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Chapter 4 - Duns Scotus on how God causes the created will’s volitions

Published online by Cambridge University Press:  23 December 2021

Giorgio Pini
Affiliation:
Fordham University, New York
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Summary

This essay focuses on the way the first cause’s action relates to the action of created causes, with a particular focus on the action of created wills. Since medieval thinkers considered God an active causal source of all existents, they believed that God must in some way actively cause the actions of created causes, including the acts of the will. Duns Scotus’s thought on this matter is particularly interesting because, as is widely recognized, he was committed to a robust understanding of the created will’s freedom. This essay argues that Duns Scotus struggled to figure out how God could be involved in causing the operation of such a spontaneously and autonomously operating cause. He wrestled with two different theories, and ultimately could not make up his mind. This essay reconstructs Duns Scotus’s analysis of competing positions while tracking the developments in his thought.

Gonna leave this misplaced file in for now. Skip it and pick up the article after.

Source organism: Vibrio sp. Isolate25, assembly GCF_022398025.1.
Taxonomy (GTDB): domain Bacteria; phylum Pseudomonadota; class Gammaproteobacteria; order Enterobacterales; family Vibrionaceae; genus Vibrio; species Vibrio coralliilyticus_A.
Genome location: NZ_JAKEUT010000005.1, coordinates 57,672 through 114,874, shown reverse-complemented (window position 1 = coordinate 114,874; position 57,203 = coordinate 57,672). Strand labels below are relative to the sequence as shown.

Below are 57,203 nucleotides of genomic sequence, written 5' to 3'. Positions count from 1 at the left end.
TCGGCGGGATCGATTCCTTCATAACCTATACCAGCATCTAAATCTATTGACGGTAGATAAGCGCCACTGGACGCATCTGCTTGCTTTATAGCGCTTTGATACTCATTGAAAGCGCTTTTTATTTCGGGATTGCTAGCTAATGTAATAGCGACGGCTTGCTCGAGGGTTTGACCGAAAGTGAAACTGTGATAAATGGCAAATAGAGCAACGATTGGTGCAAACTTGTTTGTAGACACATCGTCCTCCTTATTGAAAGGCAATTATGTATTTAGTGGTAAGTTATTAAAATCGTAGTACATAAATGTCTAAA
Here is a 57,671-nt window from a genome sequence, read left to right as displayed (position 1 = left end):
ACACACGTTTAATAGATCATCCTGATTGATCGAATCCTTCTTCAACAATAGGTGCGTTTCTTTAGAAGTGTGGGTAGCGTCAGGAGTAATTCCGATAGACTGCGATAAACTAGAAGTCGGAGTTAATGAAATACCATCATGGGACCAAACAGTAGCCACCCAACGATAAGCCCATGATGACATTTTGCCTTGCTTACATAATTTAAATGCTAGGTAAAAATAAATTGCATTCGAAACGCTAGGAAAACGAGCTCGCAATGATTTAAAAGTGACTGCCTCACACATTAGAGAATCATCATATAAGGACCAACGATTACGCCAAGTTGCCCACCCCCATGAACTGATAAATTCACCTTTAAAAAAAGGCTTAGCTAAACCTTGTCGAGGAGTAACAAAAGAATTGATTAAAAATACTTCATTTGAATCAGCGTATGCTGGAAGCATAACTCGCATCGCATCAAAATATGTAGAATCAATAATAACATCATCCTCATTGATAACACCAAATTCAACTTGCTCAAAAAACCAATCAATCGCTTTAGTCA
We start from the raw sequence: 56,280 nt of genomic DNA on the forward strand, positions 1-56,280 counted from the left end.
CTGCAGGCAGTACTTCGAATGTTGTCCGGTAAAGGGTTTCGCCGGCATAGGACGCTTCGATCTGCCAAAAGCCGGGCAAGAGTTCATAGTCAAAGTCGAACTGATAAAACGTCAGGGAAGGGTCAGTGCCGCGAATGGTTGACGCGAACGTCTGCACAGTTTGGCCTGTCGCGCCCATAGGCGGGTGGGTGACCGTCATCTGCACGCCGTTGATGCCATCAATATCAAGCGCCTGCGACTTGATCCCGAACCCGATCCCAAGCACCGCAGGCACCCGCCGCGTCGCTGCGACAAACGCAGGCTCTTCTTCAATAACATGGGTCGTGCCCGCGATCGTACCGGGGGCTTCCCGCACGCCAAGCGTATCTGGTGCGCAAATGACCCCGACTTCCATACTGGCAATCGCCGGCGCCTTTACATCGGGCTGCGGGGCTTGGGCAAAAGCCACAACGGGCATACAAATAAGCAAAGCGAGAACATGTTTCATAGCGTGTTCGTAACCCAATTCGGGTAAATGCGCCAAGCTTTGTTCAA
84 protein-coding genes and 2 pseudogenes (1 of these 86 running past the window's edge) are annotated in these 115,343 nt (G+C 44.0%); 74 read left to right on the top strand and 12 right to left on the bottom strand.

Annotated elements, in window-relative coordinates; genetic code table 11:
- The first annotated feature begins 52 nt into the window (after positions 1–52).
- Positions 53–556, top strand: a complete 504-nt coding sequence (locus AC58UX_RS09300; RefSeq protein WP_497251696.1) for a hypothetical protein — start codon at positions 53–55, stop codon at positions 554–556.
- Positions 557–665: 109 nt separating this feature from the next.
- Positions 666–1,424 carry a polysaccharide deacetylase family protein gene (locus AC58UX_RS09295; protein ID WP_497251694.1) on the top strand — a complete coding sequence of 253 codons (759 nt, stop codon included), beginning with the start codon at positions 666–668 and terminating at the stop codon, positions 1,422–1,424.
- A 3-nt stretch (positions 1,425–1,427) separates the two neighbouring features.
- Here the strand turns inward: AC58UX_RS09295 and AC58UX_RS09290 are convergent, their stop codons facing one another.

Type
Chapter
Information
Interpreting Duns Scotus
Critical Essays
, pp. 78 - 101
Publisher: Cambridge University Press
Print publication year: 2022

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